James Madison, Thomas Jefferson, Nullification and “Insupportable Oppression”

Some of the so-called “experts” who want you to believe that nullification is invalid because James Madison wrote what seems to be a vehement opposition to it in the 1830s are just uninformed. Others, are just plain liars.

Either way, they’re wrong.

Here’s the deal.

John Calhoun and South Carolina proposed a specific kind of nullification in response to the “Tariff of Abominations,” as it was called. Madison denounced that. He used some serious language to write against it. And he was correct. He repeatedly referred to what he was opposing as “Her” doctrine of Nullification, or South Carolina’s “peculiar doctrine” of nullification.

In other words, he was addressing – specifically – what people were asking him about, and that was the South Carolina proposal that they could invalidate a federal act and the rest of the country would have to assume they were correct unless they held a convention to override the single state.

I’m not going to spend more time on this – because that’s obviously not a federalism ideal. And I agree with Madison’s opposition to that style of nullification – primarily the idea that every other state has to auto-agree with the one nullifying.  That’s just not the case.

But, what’s most important about Madison’s “Notes on nullification” is the fact that he did indeed consider nullification, as Jefferson did, a proper remedy.

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Chris Christie the Federal Puppet?

Chris Christie hides behind a political party principled in limited government, but always ends up showing his true statist colors.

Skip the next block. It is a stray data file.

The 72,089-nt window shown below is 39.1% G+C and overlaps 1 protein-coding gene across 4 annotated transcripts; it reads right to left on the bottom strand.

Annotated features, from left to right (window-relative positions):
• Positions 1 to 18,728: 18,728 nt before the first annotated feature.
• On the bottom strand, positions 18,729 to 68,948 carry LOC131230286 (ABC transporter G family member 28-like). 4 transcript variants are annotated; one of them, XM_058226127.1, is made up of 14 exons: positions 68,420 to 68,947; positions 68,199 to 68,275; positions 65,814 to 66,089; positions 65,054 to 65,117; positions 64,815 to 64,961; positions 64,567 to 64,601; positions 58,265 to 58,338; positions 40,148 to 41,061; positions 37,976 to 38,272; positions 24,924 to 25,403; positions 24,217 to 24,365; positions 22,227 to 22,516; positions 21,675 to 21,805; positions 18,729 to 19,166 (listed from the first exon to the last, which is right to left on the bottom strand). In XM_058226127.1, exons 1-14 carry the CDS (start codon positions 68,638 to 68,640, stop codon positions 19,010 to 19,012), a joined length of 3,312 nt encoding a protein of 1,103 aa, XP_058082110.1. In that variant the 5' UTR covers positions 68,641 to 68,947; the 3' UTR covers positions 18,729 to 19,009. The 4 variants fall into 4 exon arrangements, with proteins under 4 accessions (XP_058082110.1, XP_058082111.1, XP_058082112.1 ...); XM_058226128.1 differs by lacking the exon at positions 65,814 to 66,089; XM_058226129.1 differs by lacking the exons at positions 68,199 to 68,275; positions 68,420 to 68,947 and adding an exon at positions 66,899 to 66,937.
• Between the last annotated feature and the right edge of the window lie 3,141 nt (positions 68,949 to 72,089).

In a recent press conference, Christie says doesn’t agree with states legalizing marijuana for recreational use. Nor does he believe that marijuana exists for medicinal purposes.

The Founders defined what form of government the United States were to become. In Federalist 39, Madison states,

A republican form of government is one of, “which derives all its powers directly or indirectly from the great body of the people, and is administered by persons holding their offices during pleasure, for a limited period, or during good behavior. It is essential to such a government that it be derived from the great body of the society, not from an inconsiderable proportion or a favored class of it; otherwise a handful of tyrannical nobles, exercising their oppressions by a delegation of their powers, might aspire to the rank of republicans, and claim for their government the honorable title of republic.”

Governor Christie hails from the favored class, the political elite, and has hijacked the term “republican.” Statists like Christie wallow in the despair when nullification chips away at this vision of consolidated states.

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July 4th, 1776: A Rejection of Centralized Power

On July 4th I have had a mixed sense of wonder and loss. I suppose it’s the same way some grieve for the loss of loved ones during the Christmas season. I am torn because I have the highest level of admiration and gratitude for those that freed themselves from the grips of the British tyranny, yet I do not feel that the cause for which they fought is represented properly in today’s celebrations.